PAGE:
Because, by RAW, the crafter is entitled to more WBL than the rest of the party. To not charge the party would be the same as gimping your character in relation to the rest of the party because you increased the power of your companions.

-
My question is: Why do you think the rest of the party is inherently better than the crafter?

Why do you insist on taking advantage of the crafter?

crafted items count 1/2 when considered WBL. the crafter has the same WBL, but crafted items count at their cost


Dr Grecko wrote:
dragonfire8974 wrote:
for my games, i do. there's no way to implement that part of RAW without something wonky. but that's not the position i'm debating from. that's personal preference.
Well, the easiest way is for the crafter to only craft for themselves. I find that odd as well.. Which means something wonky this way comes.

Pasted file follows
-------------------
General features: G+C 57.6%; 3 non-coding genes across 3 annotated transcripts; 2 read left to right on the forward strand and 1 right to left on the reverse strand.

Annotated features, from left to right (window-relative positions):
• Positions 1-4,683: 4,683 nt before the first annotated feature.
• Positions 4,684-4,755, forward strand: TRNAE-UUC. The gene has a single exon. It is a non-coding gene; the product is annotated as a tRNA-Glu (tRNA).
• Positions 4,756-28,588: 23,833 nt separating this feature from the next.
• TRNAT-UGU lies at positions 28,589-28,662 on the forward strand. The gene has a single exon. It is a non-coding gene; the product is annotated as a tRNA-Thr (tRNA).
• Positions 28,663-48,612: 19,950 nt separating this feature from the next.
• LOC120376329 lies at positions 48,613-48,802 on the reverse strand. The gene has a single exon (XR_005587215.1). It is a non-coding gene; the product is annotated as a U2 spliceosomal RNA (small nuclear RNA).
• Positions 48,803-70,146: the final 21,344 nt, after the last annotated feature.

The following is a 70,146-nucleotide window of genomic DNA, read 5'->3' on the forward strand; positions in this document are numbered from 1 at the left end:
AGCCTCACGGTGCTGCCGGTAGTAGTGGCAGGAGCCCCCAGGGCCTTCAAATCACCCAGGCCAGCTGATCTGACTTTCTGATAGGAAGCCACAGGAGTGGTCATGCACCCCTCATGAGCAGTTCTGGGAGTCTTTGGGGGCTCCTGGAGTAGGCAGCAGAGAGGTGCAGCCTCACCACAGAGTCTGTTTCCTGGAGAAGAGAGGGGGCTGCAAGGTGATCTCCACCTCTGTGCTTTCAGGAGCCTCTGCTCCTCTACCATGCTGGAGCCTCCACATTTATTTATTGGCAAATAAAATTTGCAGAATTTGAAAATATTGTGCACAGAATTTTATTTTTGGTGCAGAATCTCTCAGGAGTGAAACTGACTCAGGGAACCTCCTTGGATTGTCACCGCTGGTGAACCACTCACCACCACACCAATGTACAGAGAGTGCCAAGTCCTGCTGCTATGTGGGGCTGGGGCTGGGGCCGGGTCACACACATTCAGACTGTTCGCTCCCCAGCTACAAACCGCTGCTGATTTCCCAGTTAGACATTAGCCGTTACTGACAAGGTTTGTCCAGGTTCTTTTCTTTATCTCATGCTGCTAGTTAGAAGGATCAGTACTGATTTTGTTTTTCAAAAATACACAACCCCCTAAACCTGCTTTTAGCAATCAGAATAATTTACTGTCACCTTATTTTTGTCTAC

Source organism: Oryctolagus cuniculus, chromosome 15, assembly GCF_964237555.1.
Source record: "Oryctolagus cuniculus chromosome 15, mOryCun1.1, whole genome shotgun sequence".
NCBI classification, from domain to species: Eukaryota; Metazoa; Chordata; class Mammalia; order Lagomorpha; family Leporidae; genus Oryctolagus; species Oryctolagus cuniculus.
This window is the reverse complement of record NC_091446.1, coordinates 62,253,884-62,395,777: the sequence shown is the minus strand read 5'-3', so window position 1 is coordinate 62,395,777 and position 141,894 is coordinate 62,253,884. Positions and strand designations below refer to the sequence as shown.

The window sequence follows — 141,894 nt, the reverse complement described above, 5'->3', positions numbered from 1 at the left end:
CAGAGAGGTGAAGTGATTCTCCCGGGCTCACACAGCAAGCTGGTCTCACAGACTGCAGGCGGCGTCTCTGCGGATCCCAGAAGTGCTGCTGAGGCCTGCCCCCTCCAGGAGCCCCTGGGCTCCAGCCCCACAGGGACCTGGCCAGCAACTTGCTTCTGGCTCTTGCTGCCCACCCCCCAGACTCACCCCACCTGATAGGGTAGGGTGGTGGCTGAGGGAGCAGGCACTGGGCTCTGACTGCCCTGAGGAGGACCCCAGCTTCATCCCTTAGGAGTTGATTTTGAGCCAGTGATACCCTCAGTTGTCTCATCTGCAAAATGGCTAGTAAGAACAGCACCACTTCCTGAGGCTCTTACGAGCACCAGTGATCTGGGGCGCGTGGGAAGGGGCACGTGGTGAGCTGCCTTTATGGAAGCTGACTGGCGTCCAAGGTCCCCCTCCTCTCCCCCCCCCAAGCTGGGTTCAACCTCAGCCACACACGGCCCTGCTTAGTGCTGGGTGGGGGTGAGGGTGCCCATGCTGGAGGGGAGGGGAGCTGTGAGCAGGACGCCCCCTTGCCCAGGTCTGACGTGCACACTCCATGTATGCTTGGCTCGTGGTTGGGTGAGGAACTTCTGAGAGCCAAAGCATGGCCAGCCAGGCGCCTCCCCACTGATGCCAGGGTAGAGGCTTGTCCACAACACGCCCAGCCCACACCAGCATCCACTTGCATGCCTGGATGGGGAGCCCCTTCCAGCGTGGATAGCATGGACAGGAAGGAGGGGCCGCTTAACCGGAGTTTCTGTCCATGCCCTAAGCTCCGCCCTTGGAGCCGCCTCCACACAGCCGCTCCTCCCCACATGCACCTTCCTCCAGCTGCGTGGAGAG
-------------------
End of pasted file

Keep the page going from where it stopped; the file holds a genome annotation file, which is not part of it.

you're not kidding. there's no way to implement the FAQ without something wonky.

I, if i were to implement it, would make crafting like preparing spells. those with the craft feats can attune items to themselves, but those without craft feats have to spend money (like an offering to the items) to attune them


Mistwalker wrote:
Malag wrote:
Did anyone think of idea of making items free of charge but accepting donations? It seems less hostile that way.
The free crafting crowd has already said that they would not tip the crafter, as the crafter is only doing their job.

Please remember to tip your wait staff :)

-
Thats a great point too. I know our group roleplays out Taverns from time to time.. Almost always we tip the bartender. Why should it be any different to tip your crafter?


Mistwalker wrote:
Malag wrote:
Did anyone think of idea of making items free of charge but accepting donations? It seems less hostile that way.